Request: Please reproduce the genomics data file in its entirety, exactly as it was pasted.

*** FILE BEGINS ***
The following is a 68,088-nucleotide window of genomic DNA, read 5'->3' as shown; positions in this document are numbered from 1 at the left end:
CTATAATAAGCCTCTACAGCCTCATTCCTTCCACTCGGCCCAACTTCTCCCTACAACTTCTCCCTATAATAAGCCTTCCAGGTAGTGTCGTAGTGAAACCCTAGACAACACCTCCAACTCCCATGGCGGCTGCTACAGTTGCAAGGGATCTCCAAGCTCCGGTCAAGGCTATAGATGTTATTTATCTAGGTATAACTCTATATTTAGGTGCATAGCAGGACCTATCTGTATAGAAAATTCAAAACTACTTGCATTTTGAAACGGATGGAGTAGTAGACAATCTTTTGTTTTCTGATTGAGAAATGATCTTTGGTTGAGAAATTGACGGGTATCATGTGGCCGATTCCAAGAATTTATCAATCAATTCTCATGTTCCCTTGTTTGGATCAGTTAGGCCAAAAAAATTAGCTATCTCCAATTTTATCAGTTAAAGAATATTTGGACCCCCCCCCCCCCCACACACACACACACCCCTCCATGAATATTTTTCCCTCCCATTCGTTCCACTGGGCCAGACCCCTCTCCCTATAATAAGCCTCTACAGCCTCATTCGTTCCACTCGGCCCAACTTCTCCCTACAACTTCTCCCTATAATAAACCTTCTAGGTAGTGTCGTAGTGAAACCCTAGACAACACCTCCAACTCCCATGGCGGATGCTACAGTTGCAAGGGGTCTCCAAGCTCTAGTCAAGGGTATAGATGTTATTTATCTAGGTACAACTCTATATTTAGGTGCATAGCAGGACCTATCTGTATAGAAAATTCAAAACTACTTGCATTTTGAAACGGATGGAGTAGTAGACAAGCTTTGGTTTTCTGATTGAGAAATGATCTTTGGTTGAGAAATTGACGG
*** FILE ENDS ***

The following is a 68,088-nucleotide window of genomic DNA, read 5'->3' as shown; positions in this document are numbered from 1 at the left end:
CTATAATAAGCCTCTACAGCCTCATTCCTTCCACTCGGCCCAACTTCTCCCTACAACTTCTCCCTATAATAAGCCTTCCAGGTAGTGTCGTAGTGAAACCCTAGACAACACCTCCAACTCCCATGGCGGCTGCTACAGTTGCAAGGGATCTCCAAGCTCCGGTCAAGGCTATAGATGTTATTTATCTAGGTATAACTCTATATTTAGGTGCATAGCAGGACCTATCTGTATAGAAAATTCAAAACTACTTGCATTTTGAAACGGATGGAGTAGTAGACAATCTTTTGTTTTCTGATTGAGAAATGATCTTTGGTTGAGAAATTGACGGGTATCATGTGGCCGATTCCAAGAATTTATCAATCAATTCTCATGTTCCCTTGTTTGGATCAGTTAGGCCAAAAAAATTAGCTATCTCCAATTTTATCAGTTAAAGAATATTTGGACCCCCCCCCCCCCCACACACACACACACCCCTCCATGAATATTTTTCCCTCCCATTCGTTCCACTGGGCCAGACCCCTCTCCCTATAATAAGCCTCTACAGCCTCATTCGTTCCACTCGGCCCAACTTCTCCCTACAACTTCTCCCTATAATAAACCTTCTAGGTAGTGTCGTAGTGAAACCCTAGACAACACCTCCAACTCCCATGGCGGATGCTACAGTTGCAAGGGGTCTCCAAGCTCTAGTCAAGGGTATAGATGTTATTTATCTAGGTACAACTCTATATTTAGGTGCATAGCAGGACCTATCTGTATAGAAAATTCAAAACTACTTGCATTTTGAAACGGATGGAGTAGTAGACAAGCTTTGGTTTTCTGATTGAGAAATGATCTTTGGTTGAGAAATTGACGG